The House and Senate gather in a joint session to hear Gov. Mark Gordon’s state-of-the-state speech on Monday, the first day of the 2020 Legislative session. (Mike Vanata/WyoFile)

CHEYENNE— The 65th Wyoming Legislature convened yesterday with much talk about a coming fiscal “storm” but little anticipation that lawmakers will batten down the hatches in the next month. 

Lawmakers are painfully aware of the structural budgetary problems for a state facing a decline in its mainstay revenue generator, the energy industry. Signs of more trouble are on the horizon, but few observers expect lawmakers to shore up the state’s budget in any meaningful way this year.

Republican Gov. Mark Gordon first used the “coming storm” image in a November letter introducing his budget to the Joint Appropriations Committee. 

He did not describe a storm in his state-of-the-state speech to lawmakers Monday, however. Instead, he said “Wyoming’s economy and the state is strong.” The wisdom of past state leaders to create savings accounts will buy the state time, he said. 

“We have time, not a lot of time, but time to make thoughtful decisions,” he said.

Gov. Mark Gordan gives his state-of-the-state speech in the newly remodeled Capitol Monday. Behind him are Senate President Drew Perkins and Speaker of the House Steve Harshman. (Mike Vanata/WyoFile)

Wyoming Supreme Court Chief Justice Michael K. Davis followed Gordon. Reflecting on cuts to the judicial system, the judge gave a starker assessment of the economy.

An already overworked judicial system’s load “may increase as families are under stress, unemployment and poverty increase and businesses fail,” Davis said.

For the first time in four years, the Legislature gathered in its traditional home Monday. A $300 million restoration of the Capitol was so recently completed that an internal letter warned lawmakers of expected technical glitches during the session. 

“Things that work right now might stop working during the session,” the letter from the Speaker of the House and Senate President read. “Things will fail and warranty claims will need to be made.”

But a new building’s quirks rank low on the list of challenges facing the 90-member Legislature.

This year’s budget session is four days longer than previous ones due to a change legislative leadership made last year.

The Wyoming Constitution requires lawmakers to leave at the session’s end with a balanced budget. It’s likely lawmakers will tap into a large savings account to cover the deficit, continuing a pattern started following a revenue plunge in 2016, lawmakers interviewed by WyoFile said.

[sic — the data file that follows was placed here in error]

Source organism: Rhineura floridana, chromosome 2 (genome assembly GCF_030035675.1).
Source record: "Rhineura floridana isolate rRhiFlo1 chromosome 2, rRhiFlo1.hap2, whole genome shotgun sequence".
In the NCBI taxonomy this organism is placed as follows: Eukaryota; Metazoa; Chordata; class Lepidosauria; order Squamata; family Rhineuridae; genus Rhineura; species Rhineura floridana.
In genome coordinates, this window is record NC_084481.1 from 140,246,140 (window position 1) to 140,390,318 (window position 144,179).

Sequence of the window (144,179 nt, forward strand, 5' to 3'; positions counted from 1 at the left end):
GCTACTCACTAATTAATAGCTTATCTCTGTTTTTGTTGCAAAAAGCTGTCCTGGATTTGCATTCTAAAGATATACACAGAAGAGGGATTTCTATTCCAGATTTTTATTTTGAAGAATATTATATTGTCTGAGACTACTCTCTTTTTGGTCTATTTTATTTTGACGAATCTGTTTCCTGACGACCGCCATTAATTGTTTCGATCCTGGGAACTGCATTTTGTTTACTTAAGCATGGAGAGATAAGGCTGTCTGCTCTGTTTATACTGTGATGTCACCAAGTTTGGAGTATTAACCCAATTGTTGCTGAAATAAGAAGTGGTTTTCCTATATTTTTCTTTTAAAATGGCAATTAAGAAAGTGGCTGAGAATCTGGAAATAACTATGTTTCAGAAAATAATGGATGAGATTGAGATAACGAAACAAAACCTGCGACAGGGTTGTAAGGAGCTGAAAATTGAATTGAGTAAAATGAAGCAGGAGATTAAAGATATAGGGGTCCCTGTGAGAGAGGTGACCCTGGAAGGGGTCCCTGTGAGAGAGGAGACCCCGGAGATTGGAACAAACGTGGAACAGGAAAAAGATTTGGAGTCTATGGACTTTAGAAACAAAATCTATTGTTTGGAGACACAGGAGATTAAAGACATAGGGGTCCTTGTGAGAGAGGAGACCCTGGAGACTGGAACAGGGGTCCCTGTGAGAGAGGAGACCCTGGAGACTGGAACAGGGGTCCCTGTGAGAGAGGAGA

Meanwhile, the two chambers will debate internally and with each other over hundreds of bills as well as the state’s two-year budget. The Joint Appropriations Committee voted to approve the budget bill Friday.

Budgeters shaved off around more than $100 million in expenditures in their first draft. The bulk of those cuts came from information-technology programs. State budgets have been pared down for four consecutive years, beginning with a $250 million cut by Gov. Matt Mead in 2016.

Sen. Ogden Driskill (R, SD-1, Devils Tower)

There are indications the House and Senate will scrap over a number of high-dollar building projects, particularly asks from the University of Wyoming. Over the last few years such fights have led to dramatic late-night showdowns between the two chambers.

Every five years, the Legislature convenes a committee to examine what the state’s schools provide students, and determine what it costs. The Legislature will set the terms for the 2020 committee and lawmakers in the Senate see a new battleground for a years-long argument over whether to significantly curtail public education spending. 

“It’ll be heavily debated,” Senate Vice President Ogden Driskill (R-Devils Tower) said. 

Dwindling savings

Two lawmakers said they expected the Legislature in 2020 to “kick the can down the road” without conclusive action on an education funding deficit revenue estimators say could grow to between $150-200 million a year by 2022.

The savings account, called the Legislative Reserve Account and nicknamed the “rainy day fund,” has saved the state a lot of angst in a time of declining mineral revenues, Driskill said. “It’s been absolutely wonderful that we’ve been able to stabilize using these really big funds,” he said. Two concurrent factors are growing Wyoming’s budget deficit. First, public education in the state is expensive, and courts have limited lawmakers control over those expenses. Second, lawmakers have declined to rewrite the state’s tax codes to raise revenue from sectors other than the ailing energy industry.

Lawmakers and dignitaries greet each other at the start of the 2020 Legislative session. In the center, State Treasurer Curt Meier shakes hands with Rep. Scott Clem as Meier enters the newly restored House chamber on the first day of the session. (Mike Vanata/WyoFile)

There is little appetite for tax reform, and the debate over whether to cut education has pitted the House against the Senate in the last three sessions. Driskill anticipated much of the same this go-round.

“It’s gonna be another year of kick the can down the road,” he said. “I’m not going to look much at taxes in general until education comes to the table.”

But the rainy day fund’s longevity is threatened by continued depletion and slow replacement. Some worry that within five years, lawmakers will draw it down to a point where it’s no longer useful or sustainable.

House Revenue Committee Chairman Dan Zwonitzer (R-Cheyenne)

“The road that we’ve been kicking the can down ends,” said Rep. Dan Zwonitzer (R-Cheyenne).

This will be Speaker of the House Steve Harshman’s fourth year rallying the politically more diverse House against a united Senate. He broke a state tradition by not stepping down from the speaker’s chair after one term.

Harshman (R-Casper) has blunted the impact of revenue decline by shifting revenue streams and drawing on investment earnings and savings accounts. He sees opportunities to continue that work this session, he said. But opposition to those moves, which critics say rob the state of future savings to cover current problems, is growing.

“I’m just trying to give ourselves a little time,” Harshman said in an interview Friday. “I know people are getting tired of it.”

Education’s next fight: Recalibration

The process to reset education costs is the legacy of a series of Wyoming Supreme Court cases in the 1990s that mandated the Legislature to provide an equal and high-quality education to school children around the state.